If you still have other questions and you'd like to reach out to us, you can call us directly at (410) 461-2400, you can email us, or you can reach out on Facebook. But please do reach out, and we'll get back to you as fast as we can.

Cat Spaying and Neutering - FAQs

Dr. Mary Beth Soverns
Countryside Veterinary Clinic

Why is spaying and neutering your cat so important?

Spaying and neutering your cat has a ton of benefits. Number one, we're less likely to have a lot of unwanted cats and kittens. They can't find homes, or they might be out in the wild. Two, it has its medical benefits because the cats can't get testicular cancer, ovarian cancer, or breast cancer because they have been spayed or neutered. Behaviorally speaking, the male cats are not going to roam as far, they're going to make just a little bit better pets, and they're not going to get in fights with other cats. The girl cats won't come into heat three to six times a year. And in both cases, it will decrease the chance of them having sexually transmitted diseases.

Shouldn't I let my cat have a litter before I spay her?

Actually, the answer to that is no. The reason is, is because when cats come into heat, it increases the chance of them having breast cancer later on in life. And so in order to almost 100% eliminate breast cancer in cats, if you spay them at six months of age before they come into heat, we can eliminate that.

My cat sprays all over the house, will neutering help?

It might've helped if you had neutered it before it started spraying, and that's why we recommend neutering them at six months of age before they even thought about that. Once the cats have sprayed all over the house, it definitely has an odor, and it's a behavior that can be very repetitive. I will tell you that it could only help—it wouldn't make it any worse. By neutering them and then cleaning up the areas really well, you might be able to stop that behavior.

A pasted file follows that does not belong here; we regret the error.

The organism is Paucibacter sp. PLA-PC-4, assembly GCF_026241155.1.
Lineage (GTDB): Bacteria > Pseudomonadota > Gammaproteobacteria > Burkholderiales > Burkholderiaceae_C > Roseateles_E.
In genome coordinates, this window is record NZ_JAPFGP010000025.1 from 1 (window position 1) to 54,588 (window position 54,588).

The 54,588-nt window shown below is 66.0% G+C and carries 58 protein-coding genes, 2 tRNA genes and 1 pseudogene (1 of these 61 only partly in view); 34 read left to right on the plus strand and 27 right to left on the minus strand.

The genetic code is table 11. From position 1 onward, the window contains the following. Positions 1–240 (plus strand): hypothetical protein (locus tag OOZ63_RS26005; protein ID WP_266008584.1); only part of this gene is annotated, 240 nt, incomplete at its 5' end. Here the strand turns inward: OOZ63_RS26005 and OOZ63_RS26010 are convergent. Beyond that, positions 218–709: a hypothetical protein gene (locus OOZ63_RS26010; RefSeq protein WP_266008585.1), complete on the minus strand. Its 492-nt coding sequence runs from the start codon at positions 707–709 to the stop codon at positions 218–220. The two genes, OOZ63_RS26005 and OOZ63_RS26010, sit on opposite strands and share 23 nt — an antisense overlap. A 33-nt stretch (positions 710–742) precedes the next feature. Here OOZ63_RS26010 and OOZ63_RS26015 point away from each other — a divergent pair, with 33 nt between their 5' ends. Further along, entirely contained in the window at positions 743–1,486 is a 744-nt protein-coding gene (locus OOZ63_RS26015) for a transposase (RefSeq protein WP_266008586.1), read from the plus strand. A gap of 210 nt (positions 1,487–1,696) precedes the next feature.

Will spaying or neutering be painful for my cat?

No, they'll come in as Bruce did, where he had a checkup from the veterinarian, and had blood work to make sure everything was fine before the surgery. The cat will be sedated then anesthetized, so they will be completely asleep through the surgery and then they will ake up. And when he goes home that very day, he'll go home with a little bit of medication, an anti-inflammatory or pain medication. And they do very well.

Will spaying or neutering make my cat less vocal?

If you have a male cat that’s doing that because there are other cats in heat in the neighborhood, and he's being vocal, that may help stop that. Cats that are spayed and neutered should have normal loving behavior, the same behavior that you had before you spayed and neutered them. If they talked a lot and were very vocal and friendly, then they'll still be just like that.

If you still have other questions and you'd like to reach out to us, you can call us directly at (410) 461-2400, you can email us, or you can reach out on Facebook. But please do reach out, and we'll get back to you as fast as we can.